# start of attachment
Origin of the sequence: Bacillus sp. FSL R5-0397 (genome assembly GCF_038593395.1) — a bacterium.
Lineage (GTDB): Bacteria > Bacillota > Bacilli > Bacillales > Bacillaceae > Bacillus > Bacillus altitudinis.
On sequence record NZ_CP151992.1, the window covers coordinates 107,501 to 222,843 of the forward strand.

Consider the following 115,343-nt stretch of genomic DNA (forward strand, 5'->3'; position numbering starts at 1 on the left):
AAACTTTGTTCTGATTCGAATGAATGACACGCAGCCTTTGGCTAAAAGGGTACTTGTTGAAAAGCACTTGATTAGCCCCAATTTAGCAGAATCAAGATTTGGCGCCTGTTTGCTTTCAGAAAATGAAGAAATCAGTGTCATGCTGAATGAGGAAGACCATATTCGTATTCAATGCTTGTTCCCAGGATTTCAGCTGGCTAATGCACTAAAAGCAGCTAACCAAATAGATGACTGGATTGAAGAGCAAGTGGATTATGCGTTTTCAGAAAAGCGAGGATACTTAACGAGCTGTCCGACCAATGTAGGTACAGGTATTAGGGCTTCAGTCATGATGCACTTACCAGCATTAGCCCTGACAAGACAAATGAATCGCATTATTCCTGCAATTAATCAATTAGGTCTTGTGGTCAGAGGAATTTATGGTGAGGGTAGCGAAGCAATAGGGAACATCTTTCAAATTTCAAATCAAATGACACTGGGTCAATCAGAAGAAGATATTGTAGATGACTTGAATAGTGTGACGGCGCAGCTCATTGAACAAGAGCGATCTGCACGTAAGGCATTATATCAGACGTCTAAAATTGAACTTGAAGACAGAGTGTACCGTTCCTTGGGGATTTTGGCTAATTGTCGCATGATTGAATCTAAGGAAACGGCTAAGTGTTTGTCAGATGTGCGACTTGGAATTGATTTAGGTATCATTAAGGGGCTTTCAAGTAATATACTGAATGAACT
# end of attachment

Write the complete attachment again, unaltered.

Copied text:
Origin of the sequence: Bacillus sp. FSL R5-0397 (genome assembly GCF_038593395.1) — a bacterium.
Lineage (GTDB): Bacteria > Bacillota > Bacilli > Bacillales > Bacillaceae > Bacillus > Bacillus altitudinis.
On sequence record NZ_CP151992.1, the window covers coordinates 107,501 to 222,843 of the forward strand.

Consider the following 115,343-nt stretch of genomic DNA (forward strand, 5'->3'; position numbering starts at 1 on the left):
AAACTTTGTTCTGATTCGAATGAATGACACGCAGCCTTTGGCTAAAAGGGTACTTGTTGAAAAGCACTTGATTAGCCCCAATTTAGCAGAATCAAGATTTGGCGCCTGTTTGCTTTCAGAAAATGAAGAAATCAGTGTCATGCTGAATGAGGAAGACCATATTCGTATTCAATGCTTGTTCCCAGGATTTCAGCTGGCTAATGCACTAAAAGCAGCTAACCAAATAGATGACTGGATTGAAGAGCAAGTGGATTATGCGTTTTCAGAAAAGCGAGGATACTTAACGAGCTGTCCGACCAATGTAGGTACAGGTATTAGGGCTTCAGTCATGATGCACTTACCAGCATTAGCCCTGACAAGACAAATGAATCGCATTATTCCTGCAATTAATCAATTAGGTCTTGTGGTCAGAGGAATTTATGGTGAGGGTAGCGAAGCAATAGGGAACATCTTTCAAATTTCAAATCAAATGACACTGGGTCAATCAGAAGAAGATATTGTAGATGACTTGAATAGTGTGACGGCGCAGCTCATTGAACAAGAGCGATCTGCACGTAAGGCATTATATCAGACGTCTAAAATTGAACTTGAAGACAGAGTGTACCGTTCCTTGGGGATTTTGGCTAATTGTCGCATGATTGAATCTAAGGAAACGGCTAAGTGTTTGTCAGATGTGCGACTTGGAATTGATTTAGGTATCATTAAGGGGCTTTCAAGTAATATACTGAATGAACT